Federal prosecutors in the U.S. say a former Apple employee has pleaded guilty to defrauding the company out of $17 million. The fraud involved "taking kickbacks, inflating invoices, stealing parts, and causing Apple to pay for items and services never received," according to the U.S. Attorney's Office in the Northern District of California.
Dhirendra Prasad worked as a buyer for Apple's Global Service supply chain between 2008 and 2018. He began defrauding the company in early 2011, which continued until 2018.
Co-conspirators in the fraud schemes include two vendor owners, Robert Gary Hansen and Don M. Baker, who reside in the Central District of California. Both had already admitted their involvement in the schemes in separate federal criminal cases.
Facing years in prison
According to the government, Prasad, Hansen, and Baker would arrange for Apple to issue purchase orders for components it already owned. In doing so, the company ended up paying the fraudulent invoices, for which the three would share.
In addition to the fraud schemes, Prasad admitted to engaging in tax fraud by funneling illegal payments from Hansen to Prasad's creditors. These schemes totaled an IRS loss of more than $1.8 million.
Prasad has already forfeited $5 million in assets to the U.S. government. These include multiple real estate properties and financial accounts that contained funds traced to the crimes. Prasad has agreed to forfeit all the assets to the United States upon pleading guilty.
In total, Prasad pled guilty to one count of conspiracy to commit wire and mail fraud, which carries a maximum sentence of 20 years; two counts of conspiracy to engage in money laundering, which has another maximum 20-year sentence; another charge to commit conspiracy to defraud the United States, with has a maximum penalty of five years; and finally, one count of tax evasion, which carries a maximum prison sentence of five years.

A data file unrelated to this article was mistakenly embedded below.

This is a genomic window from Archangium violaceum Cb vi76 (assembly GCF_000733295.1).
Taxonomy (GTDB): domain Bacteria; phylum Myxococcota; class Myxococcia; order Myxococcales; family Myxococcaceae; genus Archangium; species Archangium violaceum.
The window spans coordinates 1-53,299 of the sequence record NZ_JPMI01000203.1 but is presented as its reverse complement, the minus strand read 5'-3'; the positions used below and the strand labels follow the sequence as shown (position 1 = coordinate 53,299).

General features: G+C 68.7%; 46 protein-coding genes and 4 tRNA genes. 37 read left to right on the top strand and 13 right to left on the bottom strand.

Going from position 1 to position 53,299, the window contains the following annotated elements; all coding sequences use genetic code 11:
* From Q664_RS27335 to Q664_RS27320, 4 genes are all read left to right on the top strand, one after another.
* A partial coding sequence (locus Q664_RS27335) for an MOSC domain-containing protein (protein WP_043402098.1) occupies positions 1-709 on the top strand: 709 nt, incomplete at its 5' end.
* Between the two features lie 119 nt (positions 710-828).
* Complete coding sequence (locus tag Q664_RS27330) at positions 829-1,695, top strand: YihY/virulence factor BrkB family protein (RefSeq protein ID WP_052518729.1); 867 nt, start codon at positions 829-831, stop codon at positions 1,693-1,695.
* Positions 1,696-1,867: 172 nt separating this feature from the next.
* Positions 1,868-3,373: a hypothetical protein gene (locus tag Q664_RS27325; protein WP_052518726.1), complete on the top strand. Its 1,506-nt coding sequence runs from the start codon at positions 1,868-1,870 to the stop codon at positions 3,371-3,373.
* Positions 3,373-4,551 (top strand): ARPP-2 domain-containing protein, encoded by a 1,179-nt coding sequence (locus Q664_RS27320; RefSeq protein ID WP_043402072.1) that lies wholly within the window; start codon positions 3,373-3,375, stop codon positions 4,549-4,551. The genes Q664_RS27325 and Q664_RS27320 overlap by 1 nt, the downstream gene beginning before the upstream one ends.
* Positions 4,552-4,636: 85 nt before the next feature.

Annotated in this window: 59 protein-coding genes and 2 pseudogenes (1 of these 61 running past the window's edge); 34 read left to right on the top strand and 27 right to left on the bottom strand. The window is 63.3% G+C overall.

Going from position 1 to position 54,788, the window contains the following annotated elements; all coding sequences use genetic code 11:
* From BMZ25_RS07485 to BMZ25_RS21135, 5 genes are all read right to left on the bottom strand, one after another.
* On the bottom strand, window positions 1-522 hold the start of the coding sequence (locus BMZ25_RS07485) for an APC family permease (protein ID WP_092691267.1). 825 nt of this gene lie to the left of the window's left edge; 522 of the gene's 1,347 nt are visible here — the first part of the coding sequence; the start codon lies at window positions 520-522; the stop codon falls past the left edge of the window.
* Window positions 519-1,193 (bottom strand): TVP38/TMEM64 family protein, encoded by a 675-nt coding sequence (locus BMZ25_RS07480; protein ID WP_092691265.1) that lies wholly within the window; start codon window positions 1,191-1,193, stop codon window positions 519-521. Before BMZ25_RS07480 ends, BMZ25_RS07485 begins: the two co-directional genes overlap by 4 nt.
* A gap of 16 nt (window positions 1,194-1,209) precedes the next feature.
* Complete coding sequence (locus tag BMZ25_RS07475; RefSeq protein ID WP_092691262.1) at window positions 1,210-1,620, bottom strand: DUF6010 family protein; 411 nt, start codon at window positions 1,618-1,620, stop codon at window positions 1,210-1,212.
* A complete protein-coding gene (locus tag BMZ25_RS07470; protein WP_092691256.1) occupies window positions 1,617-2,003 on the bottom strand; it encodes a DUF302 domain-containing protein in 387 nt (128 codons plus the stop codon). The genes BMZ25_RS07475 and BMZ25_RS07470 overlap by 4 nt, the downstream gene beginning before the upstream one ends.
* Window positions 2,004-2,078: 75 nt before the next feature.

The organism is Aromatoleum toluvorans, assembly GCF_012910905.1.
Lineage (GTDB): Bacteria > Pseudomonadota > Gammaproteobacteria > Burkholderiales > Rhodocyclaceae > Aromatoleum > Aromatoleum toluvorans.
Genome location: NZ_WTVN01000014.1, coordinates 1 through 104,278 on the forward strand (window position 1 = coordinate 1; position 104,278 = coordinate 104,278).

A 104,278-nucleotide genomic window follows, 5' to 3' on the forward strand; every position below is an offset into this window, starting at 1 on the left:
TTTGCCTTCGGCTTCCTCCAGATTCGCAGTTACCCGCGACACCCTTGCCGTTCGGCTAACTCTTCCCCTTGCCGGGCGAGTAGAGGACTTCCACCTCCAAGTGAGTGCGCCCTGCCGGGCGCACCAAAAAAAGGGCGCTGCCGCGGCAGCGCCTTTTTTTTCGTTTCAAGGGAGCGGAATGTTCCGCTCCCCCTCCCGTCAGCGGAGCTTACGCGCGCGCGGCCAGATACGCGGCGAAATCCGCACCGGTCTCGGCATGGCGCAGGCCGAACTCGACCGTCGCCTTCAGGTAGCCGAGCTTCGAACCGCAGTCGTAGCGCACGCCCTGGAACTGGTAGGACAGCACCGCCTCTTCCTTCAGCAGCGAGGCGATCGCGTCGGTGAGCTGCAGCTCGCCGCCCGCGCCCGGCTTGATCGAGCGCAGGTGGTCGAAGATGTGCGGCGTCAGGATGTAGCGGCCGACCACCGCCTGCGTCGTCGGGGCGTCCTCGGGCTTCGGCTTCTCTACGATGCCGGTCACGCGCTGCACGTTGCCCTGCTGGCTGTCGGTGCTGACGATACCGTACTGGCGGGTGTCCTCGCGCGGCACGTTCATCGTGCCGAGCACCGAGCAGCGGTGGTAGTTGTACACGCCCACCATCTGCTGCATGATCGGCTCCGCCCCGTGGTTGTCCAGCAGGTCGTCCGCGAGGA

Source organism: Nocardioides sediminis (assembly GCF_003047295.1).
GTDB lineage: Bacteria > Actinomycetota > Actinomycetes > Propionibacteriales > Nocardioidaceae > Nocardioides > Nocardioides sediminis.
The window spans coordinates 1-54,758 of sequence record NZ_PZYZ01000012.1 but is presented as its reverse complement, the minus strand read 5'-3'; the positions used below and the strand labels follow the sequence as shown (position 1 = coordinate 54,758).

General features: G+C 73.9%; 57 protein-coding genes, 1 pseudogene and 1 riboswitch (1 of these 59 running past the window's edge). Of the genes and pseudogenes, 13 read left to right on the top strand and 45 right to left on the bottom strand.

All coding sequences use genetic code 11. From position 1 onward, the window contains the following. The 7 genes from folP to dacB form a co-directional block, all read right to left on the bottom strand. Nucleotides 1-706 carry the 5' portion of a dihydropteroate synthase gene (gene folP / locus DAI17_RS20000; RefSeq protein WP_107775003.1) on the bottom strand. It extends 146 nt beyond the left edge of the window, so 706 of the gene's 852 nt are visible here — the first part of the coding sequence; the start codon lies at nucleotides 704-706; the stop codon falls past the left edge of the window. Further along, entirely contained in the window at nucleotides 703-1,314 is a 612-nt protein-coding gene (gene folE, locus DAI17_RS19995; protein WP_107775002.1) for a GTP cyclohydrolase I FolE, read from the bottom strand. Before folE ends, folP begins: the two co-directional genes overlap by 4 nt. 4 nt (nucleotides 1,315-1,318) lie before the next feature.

Prasad's sentencing hearing is scheduled for March 14, 2023, with U.S. District Judge Beth L. Freeman presiding. Until then, he's out of custody. The sentence will take into account U.S. sentencing guidelines.
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Bryan M. Wolfe has written about technology for over a decade on various websites, including TechRadar, AppAdvice, and many more. Before this, he worked in the technology field across different industries, including healthcare and education. He’s currently iMore’s lead on all things Mac and macOS, although he also loves covering iPhone, iPad, and Apple Watch. Bryan enjoys watching his favorite sports teams, traveling, and driving around his teenage daughter to her latest stage show, audition, or school event in his spare time. He also keeps busy walking his black and white cocker spaniel, Izzy, and trying new coffees and liquid grapes.